Through the years, our schools are often impacted by cultural changes and current events. Clearly, this has been the case during the past sixty-one years...the time frame in which this columnist has been an educational practitioner on the scene.

During the period of the 1940's and much of the 1950's , many of the so called "modern schools" considered themselves to be on the cutting edge in education. Self-contained, heterogeneously grouped classrooms were common place. The school without walls and/or the open classroom was popular in some districts. Individualization of instruction was key and students were assigned to classrooms with their own age group. Much of the instruction was coordinated learning, where there was correlation of subject matter, not by subject matter discipline, but by topics or units of interest. Core learning was the term used in the educational lexicon. Continuous promotion was popular, and final examinations to determinant academic promotion was "a thing of the past." The non-graded school took on prominence. Competition in the classroom among students was not necessarily encouraged. The philosophical thrust was: students do best when they succeed on their own momentum, motivated by desire, a "wanting to know," and pride in accomplishment.

History changed on October 4, 1957, when the Soviet Union successfully launched Sputnik I. Competition in the space race began and greater competition in the academics was high-lighted. Also, there was a thrust to place greater resources into guidance programs to assist students in a quest for preparation to enroll in college. Much of this was driven to compete and surpass those as part of the cold war scene.

Almost immediately, subject matter specialization, even at the elementary level, was emphasized. Homogeneous grouping of students was strongly advocated by some parents, particularly those parents who felt that their child would surely fall into the "top group". Programs for the gifted and talented were proposed and initiated. Many parents advocated the assignment of percentage grades in place of "S" "U" or of letter grades. An increased amount of homework was loaded on by the schools.

Programs in the academic sciences received significant attention as well as financial support. Modern mathematics became a flash point in many of the schools. Book publishers competed among themselves to develop the most "modern of math" programs. There was a renewal of communications among foreign nations, and foreign language was emphasized in the schools. Foreign language instruction at the primary level was advanced.

"Johnny Can't Read" was a concern among parents. Increased attention was given to phonics in the reading programs. The Initial Teaching Alphabet (ITA) was introduced in some schools. And then, whole language became popular within the education lexicon. The whole language methodology entered the scene, in some ways, to counterpose ITA. No wonder, some students... and their parents too.... became confused when transferring to another school system. Consternation among parents seem to prevail, when students were being instructed in modern math or in a different reading system, in which parents had little familiarity from their own student days. Parent/teacher conferencing, as a planned reporting procedure, became increasingly widespread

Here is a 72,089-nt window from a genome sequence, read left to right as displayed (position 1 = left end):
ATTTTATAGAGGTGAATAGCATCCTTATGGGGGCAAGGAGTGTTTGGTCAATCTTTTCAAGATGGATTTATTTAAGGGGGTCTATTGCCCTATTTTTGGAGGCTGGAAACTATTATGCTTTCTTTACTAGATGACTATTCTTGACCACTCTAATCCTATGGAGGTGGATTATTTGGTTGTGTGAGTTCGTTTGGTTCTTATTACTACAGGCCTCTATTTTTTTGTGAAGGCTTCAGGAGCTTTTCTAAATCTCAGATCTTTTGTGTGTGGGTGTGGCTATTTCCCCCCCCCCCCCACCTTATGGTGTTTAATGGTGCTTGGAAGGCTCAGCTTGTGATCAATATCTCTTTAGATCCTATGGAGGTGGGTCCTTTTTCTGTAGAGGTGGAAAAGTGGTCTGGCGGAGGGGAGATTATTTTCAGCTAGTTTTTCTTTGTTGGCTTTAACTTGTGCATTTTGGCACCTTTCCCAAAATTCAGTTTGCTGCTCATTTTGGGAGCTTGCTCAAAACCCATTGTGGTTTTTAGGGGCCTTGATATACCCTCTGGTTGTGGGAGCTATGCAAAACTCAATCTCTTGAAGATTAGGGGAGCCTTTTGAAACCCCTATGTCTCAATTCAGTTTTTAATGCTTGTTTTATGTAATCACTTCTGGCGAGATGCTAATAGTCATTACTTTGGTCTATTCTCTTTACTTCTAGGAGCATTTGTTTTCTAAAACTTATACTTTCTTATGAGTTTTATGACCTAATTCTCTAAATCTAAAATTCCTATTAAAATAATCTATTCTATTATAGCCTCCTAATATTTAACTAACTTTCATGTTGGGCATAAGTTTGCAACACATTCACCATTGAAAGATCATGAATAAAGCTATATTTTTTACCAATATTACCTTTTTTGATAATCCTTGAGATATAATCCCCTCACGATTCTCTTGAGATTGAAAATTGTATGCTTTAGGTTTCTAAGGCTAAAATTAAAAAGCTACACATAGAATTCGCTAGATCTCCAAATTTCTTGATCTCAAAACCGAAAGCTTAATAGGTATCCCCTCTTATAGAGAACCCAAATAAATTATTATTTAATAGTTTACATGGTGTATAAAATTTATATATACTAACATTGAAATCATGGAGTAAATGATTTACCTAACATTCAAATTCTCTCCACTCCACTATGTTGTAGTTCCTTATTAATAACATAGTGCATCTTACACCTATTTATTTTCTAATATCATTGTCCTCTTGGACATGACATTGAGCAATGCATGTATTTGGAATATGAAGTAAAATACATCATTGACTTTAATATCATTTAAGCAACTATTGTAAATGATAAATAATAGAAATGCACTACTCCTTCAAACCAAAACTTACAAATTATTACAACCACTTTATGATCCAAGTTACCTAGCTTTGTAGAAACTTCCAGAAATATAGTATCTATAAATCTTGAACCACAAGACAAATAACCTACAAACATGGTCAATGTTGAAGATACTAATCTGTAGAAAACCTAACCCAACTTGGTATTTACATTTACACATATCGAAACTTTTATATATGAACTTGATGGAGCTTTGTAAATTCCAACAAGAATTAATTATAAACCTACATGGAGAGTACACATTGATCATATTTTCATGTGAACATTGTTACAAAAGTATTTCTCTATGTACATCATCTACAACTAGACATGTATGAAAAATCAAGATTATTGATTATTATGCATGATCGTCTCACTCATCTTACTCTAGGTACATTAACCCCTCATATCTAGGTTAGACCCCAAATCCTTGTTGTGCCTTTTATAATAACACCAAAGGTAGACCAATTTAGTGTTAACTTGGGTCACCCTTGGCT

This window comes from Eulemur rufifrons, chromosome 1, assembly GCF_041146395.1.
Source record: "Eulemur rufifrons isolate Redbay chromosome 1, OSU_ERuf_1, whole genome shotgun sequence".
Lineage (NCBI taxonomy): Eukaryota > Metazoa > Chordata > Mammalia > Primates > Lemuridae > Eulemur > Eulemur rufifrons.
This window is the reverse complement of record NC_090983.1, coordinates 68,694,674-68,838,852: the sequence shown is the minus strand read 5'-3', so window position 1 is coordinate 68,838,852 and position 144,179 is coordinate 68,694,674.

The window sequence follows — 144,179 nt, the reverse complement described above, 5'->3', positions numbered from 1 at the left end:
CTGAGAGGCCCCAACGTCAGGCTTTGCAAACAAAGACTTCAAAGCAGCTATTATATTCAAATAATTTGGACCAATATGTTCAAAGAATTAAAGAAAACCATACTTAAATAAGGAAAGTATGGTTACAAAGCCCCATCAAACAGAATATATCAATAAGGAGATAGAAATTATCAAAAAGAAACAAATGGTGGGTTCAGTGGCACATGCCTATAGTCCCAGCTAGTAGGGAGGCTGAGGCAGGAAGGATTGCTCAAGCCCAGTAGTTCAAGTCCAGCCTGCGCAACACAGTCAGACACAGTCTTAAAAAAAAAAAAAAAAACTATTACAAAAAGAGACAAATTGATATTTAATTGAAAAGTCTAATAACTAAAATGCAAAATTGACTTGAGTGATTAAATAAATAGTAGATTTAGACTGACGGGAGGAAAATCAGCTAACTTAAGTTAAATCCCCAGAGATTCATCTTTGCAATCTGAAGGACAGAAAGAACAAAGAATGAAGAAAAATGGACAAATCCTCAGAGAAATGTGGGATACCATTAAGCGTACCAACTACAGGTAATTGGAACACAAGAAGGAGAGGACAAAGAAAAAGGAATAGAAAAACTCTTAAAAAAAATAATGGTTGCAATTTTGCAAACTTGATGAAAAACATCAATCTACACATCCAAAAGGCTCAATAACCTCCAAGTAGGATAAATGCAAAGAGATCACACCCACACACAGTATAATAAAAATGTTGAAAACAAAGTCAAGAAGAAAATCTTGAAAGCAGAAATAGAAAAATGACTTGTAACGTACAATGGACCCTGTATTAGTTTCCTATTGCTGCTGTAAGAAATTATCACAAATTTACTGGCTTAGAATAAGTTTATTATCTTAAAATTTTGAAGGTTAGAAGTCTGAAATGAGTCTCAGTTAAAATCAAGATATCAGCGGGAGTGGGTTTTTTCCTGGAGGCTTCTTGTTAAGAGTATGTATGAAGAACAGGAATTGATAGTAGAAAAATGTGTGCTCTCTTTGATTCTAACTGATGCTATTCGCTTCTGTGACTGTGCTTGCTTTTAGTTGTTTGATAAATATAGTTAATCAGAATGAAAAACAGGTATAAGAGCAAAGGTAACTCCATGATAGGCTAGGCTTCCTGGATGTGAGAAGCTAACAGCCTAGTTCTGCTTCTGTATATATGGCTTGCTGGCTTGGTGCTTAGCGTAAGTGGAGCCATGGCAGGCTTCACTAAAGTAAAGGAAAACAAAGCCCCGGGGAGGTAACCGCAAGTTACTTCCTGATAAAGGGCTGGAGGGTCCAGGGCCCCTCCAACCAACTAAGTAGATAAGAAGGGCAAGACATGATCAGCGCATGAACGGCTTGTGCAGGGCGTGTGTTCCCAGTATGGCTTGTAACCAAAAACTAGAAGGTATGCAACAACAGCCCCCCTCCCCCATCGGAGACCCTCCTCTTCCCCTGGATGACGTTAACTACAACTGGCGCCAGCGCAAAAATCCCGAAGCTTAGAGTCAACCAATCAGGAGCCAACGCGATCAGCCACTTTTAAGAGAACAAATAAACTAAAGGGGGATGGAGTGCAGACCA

In the early 1970's, Dr. Larry Lezotte, identified the Correlates of Effective Schools and that movement has had some prominence in the schools from the late 1970's to the present day. Also, added to the education lexicon were such significant concepts as: inclusion, age appropriate, and values clarification and modification. Competency based teacher education moved into the forefront. And school administrators were required to meet certain administrative competencies in order to meet newer and more rigid certification requirements. The proposed program for the preparation of school administrative personnel at SUNY Fredonia was fully approved by the New York State Education Department and was heralded as an exemplary Program of distinction.

During these past years, there has been an avalanche of federal and state legislation passed and agency regulations put into place, impacting education and schools. Unfunded mandates began to strangulate school budgets. Court decisions impacting schools had been on the increase. Programs such as Head Start, Job Corps, subsidized lunches, and Title One began during this time. Some school systems found it almost a necessity to employ a full time legal council to interpret the legality of various issues.

Behavioral learning objectives was added to the lexicon. These objectives often guided instruction during the 1960's and this approach opened up a new wave of approaching the evaluations of learning outcomes. More attention was given to meeting specific grade standards, once grade standards were established. Text book publishers often determined curricular content and standards. Company produced achievement tests were developed and achievement testing became a standard school practice. And a whole new thrust of testing and more testing quickly spiraled. And, then, with more required testing, there appeared to be

less time available for solid teaching. But, more solid teaching was in demand and hence, a

dilemma ensued. The headlines in the media seem to suggest that "Schools were in Crisis."

School testing and teacher accountability seemed to move into the forefront. And that leads us to the next part of this series... Part 3.

1978 photo of the first graduates of the Program in Educational Administration at SUNY Fredonia. Along with the gradates are: President Beal, Dean Zeman, Dr. Vacc, and Dr. Heichberger.

1978 photo of the first graduates of the Program in Educational Administration at SUNY Fredonia.

January 30: Part Three